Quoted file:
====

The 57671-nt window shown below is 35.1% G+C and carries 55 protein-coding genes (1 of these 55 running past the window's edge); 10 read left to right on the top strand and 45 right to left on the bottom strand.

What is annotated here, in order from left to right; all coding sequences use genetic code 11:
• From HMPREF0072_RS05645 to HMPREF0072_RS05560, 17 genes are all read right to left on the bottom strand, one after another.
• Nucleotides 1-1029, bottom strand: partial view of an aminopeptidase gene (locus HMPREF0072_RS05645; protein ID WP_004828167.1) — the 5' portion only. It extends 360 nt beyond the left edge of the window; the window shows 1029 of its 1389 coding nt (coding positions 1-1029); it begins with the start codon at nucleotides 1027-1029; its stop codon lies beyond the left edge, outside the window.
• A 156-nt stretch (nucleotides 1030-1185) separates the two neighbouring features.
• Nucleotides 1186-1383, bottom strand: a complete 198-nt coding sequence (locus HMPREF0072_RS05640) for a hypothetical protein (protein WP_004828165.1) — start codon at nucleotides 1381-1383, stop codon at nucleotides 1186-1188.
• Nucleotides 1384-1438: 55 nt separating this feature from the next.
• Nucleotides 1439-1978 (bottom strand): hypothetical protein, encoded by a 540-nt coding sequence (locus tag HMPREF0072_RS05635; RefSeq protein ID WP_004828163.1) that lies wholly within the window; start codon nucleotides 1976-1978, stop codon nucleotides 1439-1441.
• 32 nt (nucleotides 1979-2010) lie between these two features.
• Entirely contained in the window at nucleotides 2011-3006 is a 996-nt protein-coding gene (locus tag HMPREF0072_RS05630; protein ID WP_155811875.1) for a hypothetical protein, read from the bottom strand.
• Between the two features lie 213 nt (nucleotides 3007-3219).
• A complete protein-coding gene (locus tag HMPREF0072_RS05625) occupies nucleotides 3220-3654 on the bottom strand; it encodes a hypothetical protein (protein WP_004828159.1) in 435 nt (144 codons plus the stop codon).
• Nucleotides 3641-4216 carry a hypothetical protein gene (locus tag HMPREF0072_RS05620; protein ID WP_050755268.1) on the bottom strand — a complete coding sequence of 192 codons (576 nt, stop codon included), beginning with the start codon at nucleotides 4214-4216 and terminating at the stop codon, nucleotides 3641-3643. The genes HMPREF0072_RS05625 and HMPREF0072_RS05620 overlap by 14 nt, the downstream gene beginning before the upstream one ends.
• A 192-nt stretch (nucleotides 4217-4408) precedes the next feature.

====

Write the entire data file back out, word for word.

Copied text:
The 57671-nt window shown below is 35.1% G+C and carries 55 protein-coding genes (1 of these 55 running past the window's edge); 10 read left to right on the top strand and 45 right to left on the bottom strand.

What is annotated here, in order from left to right; all coding sequences use genetic code 11:
• From HMPREF0072_RS05645 to HMPREF0072_RS05560, 17 genes are all read right to left on the bottom strand, one after another.
• Nucleotides 1-1029, bottom strand: partial view of an aminopeptidase gene (locus HMPREF0072_RS05645; protein ID WP_004828167.1) — the 5' portion only. It extends 360 nt beyond the left edge of the window; the window shows 1029 of its 1389 coding nt (coding positions 1-1029); it begins with the start codon at nucleotides 1027-1029; its stop codon lies beyond the left edge, outside the window.
• A 156-nt stretch (nucleotides 1030-1185) separates the two neighbouring features.
• Nucleotides 1186-1383, bottom strand: a complete 198-nt coding sequence (locus HMPREF0072_RS05640) for a hypothetical protein (protein WP_004828165.1) — start codon at nucleotides 1381-1383, stop codon at nucleotides 1186-1188.
• Nucleotides 1384-1438: 55 nt separating this feature from the next.
• Nucleotides 1439-1978 (bottom strand): hypothetical protein, encoded by a 540-nt coding sequence (locus tag HMPREF0072_RS05635; RefSeq protein ID WP_004828163.1) that lies wholly within the window; start codon nucleotides 1976-1978, stop codon nucleotides 1439-1441.
• 32 nt (nucleotides 1979-2010) lie between these two features.
• Entirely contained in the window at nucleotides 2011-3006 is a 996-nt protein-coding gene (locus tag HMPREF0072_RS05630; protein ID WP_155811875.1) for a hypothetical protein, read from the bottom strand.
• Between the two features lie 213 nt (nucleotides 3007-3219).
• A complete protein-coding gene (locus tag HMPREF0072_RS05625) occupies nucleotides 3220-3654 on the bottom strand; it encodes a hypothetical protein (protein WP_004828159.1) in 435 nt (144 codons plus the stop codon).
• Nucleotides 3641-4216 carry a hypothetical protein gene (locus tag HMPREF0072_RS05620; protein ID WP_050755268.1) on the bottom strand — a complete coding sequence of 192 codons (576 nt, stop codon included), beginning with the start codon at nucleotides 4214-4216 and terminating at the stop codon, nucleotides 3641-3643. The genes HMPREF0072_RS05625 and HMPREF0072_RS05620 overlap by 14 nt, the downstream gene beginning before the upstream one ends.
• A 192-nt stretch (nucleotides 4217-4408) precedes the next feature.